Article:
MOSCOW, Idaho -- Dennis Erickson returned to Idaho on Wednesday to become head coach at the school that gave him his start.
Erickson, 58, who won two national championships at Miami, got his first head coaching job at Idaho in 1982. He left after the '85 season for a string of college jobs and eventually ended up in the NFL.
His last stop was San Francisco, where after two disappointing seasons with the 49ers he was fired in January 2005.
"I just thought it was an opportunity for me to come back, give back and get back to coaching college football ... my first love," Erickson said at a news conference.
At Idaho, he succeeds Nick Holt, who returned to Southern California as defensive coordinator after changing his mind about becoming an assistant with the St. Louis Rams.
Erickson signed a five-year contract worth about $200,000 a year, but with bonuses, it could be worth a total of about $1.5 million over the duration the contract, athletic director Rob Spear said.
Idaho is entering its second season in the Western Athletic Conference. The Vandals were 5-18 in two years under Holt, including 2-9 last season.
Despite the struggles, Erickson called Moscow "a good fit" for him.
Erickson has been unemployed since the 49ers fired him. He still receives $2.5 million per year from the 49ers. He was fired with three years left on his five-year, $12.5 million contract.
Erickson turned Idaho into one of the nation's top Division I-AA teams during his first stint with the Vandals. He was 144-57-1 as a head coach at Idaho, Wyoming, Washington State, Miami and Oregon State. His Miami teams won national championships in 1989 and 1991.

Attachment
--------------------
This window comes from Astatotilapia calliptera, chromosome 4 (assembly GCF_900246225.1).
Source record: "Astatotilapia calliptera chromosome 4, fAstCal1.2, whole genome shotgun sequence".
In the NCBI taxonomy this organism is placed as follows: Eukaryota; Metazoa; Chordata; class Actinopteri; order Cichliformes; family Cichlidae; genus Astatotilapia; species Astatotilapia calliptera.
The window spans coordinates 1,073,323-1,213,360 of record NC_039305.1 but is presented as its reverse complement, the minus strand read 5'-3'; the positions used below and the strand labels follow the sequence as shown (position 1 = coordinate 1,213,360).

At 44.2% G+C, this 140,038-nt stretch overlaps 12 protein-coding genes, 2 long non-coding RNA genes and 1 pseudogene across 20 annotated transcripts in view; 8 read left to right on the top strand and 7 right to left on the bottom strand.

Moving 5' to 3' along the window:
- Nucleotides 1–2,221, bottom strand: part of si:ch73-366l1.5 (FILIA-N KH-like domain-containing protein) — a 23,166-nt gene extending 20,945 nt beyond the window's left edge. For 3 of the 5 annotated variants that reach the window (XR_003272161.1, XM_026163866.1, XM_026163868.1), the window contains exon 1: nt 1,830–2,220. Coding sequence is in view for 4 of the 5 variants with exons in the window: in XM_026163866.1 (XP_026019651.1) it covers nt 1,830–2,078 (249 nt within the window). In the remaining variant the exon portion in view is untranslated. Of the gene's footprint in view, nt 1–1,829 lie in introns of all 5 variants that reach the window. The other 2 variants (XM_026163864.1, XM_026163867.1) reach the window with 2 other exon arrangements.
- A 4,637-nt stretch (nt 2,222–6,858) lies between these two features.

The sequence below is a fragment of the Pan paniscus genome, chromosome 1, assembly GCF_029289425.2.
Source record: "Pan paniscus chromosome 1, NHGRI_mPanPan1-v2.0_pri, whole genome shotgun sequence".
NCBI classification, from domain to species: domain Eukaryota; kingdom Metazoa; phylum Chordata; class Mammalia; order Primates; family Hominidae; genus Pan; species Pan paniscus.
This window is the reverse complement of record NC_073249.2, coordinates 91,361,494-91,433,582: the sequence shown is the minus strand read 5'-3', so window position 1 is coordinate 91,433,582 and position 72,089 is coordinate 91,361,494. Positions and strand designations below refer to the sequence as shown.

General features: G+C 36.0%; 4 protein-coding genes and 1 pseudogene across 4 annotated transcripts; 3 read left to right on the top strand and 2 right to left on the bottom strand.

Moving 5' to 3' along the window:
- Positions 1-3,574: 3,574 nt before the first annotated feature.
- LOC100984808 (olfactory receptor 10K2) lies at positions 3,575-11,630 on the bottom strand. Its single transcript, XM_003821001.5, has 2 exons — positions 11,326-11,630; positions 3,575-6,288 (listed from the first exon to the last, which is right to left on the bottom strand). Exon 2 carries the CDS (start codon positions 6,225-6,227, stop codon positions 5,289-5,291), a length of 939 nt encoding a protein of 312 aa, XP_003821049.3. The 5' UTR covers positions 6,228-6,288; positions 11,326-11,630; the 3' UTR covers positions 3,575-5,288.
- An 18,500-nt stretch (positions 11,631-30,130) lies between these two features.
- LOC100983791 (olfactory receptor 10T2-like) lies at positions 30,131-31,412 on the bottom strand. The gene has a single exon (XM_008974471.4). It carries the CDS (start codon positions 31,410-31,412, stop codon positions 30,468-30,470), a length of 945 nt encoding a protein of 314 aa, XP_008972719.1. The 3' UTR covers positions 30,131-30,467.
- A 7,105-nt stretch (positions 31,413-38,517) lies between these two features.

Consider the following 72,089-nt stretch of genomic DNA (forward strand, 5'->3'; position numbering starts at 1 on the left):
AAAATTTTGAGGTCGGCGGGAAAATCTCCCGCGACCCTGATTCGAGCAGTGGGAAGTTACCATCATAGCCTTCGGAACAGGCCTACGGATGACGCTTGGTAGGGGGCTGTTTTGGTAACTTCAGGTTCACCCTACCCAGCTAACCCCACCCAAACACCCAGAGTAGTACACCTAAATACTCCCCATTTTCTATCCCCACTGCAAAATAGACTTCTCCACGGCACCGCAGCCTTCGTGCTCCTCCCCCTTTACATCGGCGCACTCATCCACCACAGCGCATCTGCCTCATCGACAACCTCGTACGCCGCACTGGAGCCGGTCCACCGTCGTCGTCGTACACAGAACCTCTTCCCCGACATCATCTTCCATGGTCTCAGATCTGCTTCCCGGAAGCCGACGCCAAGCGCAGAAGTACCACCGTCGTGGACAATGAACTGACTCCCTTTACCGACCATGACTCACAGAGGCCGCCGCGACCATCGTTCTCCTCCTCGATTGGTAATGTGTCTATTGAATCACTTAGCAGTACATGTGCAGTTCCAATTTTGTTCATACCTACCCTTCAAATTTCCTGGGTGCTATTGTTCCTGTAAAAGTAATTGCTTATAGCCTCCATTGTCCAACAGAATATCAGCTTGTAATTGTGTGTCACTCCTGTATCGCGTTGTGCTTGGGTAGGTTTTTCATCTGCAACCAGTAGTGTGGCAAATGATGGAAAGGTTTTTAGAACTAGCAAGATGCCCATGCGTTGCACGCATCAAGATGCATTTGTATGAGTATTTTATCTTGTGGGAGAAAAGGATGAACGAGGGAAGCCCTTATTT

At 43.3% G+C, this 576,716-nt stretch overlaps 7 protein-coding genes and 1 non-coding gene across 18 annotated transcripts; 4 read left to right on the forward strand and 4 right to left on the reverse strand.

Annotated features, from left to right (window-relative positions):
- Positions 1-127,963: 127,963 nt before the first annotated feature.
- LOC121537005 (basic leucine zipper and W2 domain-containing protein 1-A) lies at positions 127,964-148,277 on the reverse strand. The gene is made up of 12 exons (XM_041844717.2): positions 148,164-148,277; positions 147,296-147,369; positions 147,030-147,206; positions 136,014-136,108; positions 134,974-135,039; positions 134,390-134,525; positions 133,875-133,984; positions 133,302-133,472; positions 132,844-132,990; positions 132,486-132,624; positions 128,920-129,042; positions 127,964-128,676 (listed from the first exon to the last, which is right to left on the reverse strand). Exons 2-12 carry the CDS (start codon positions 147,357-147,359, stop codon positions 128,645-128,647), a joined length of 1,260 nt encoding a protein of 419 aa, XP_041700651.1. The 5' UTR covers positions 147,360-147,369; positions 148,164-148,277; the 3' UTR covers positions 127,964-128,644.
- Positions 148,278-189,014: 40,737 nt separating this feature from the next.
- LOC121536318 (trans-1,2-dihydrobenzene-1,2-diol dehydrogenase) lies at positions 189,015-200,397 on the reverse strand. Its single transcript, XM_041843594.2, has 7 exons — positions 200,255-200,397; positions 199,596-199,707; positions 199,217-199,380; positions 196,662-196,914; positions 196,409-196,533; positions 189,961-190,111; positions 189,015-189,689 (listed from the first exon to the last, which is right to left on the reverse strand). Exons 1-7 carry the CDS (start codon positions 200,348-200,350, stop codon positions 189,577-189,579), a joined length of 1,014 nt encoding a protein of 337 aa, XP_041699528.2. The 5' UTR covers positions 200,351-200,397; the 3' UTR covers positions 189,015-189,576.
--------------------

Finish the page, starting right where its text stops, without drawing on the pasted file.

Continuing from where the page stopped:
He had less success in the NFL, going 31-33 in four years at the helm of the Seattle Seahawks and 9-23 with the 49ers.
Between NFL jobs he revived a foundering Oregon State program, directing the Beavers to a 31-17 record, including a school-best mark of 11-1 and a 41-9 victory over Notre Dame in the Fiesta Bowl in the 2000 season.
"The challenge here is to win, to compete for the conference championship and to go to bowl games," Erickson said. "Yeah, I love it here. I came here because I'm a football coach and I want to help the University of Idaho become successful."
Some of the Idaho players who watched the news conference from the balcony of a new weight room are getting their third head coach in five years.
Erickson said he met with the players Wednesday and talked about the work they will have to do to be competitive in the WAC.
"I looked in these guys' eyes and they are ready to go and get it done," he said.
Erickson said he planned to meet with current Vandals assistants but said some of his former assistants have expressed interest in joining him.
The Vandals' first three games next season are against Michigan State, where former Idaho coach John L. Smith is head coach; Washington State and Oregon State, both teams Erickson formerly coached.
Spear said Erickson's return first came up last fall, when he ran into Erickson at a resort and asked if he would be interested in coaching in a non-Bowl Championship Series conference.
When he got word recently that Holt might be leaving, he called Erickson to remind him of their earlier conversation, Spear said.